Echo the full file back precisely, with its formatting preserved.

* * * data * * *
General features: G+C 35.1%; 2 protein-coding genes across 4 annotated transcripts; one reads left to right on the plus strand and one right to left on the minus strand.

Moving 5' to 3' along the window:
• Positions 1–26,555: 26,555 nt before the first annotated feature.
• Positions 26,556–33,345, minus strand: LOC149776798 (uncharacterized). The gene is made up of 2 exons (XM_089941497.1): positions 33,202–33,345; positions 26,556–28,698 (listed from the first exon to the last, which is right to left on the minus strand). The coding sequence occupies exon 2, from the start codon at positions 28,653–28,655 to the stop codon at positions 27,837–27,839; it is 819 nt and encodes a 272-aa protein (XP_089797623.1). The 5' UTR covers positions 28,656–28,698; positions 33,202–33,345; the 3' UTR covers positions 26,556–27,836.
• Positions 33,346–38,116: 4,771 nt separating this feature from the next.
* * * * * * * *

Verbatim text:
General features: G+C 35.1%; 2 protein-coding genes across 4 annotated transcripts; one reads left to right on the plus strand and one right to left on the minus strand.

Moving 5' to 3' along the window:
• Positions 1–26,555: 26,555 nt before the first annotated feature.
• Positions 26,556–33,345, minus strand: LOC149776798 (uncharacterized). The gene is made up of 2 exons (XM_089941497.1): positions 33,202–33,345; positions 26,556–28,698 (listed from the first exon to the last, which is right to left on the minus strand). The coding sequence occupies exon 2, from the start codon at positions 28,653–28,655 to the stop codon at positions 27,837–27,839; it is 819 nt and encodes a 272-aa protein (XP_089797623.1). The 5' UTR covers positions 28,656–28,698; positions 33,202–33,345; the 3' UTR covers positions 26,556–27,836.
• Positions 33,346–38,116: 4,771 nt separating this feature from the next.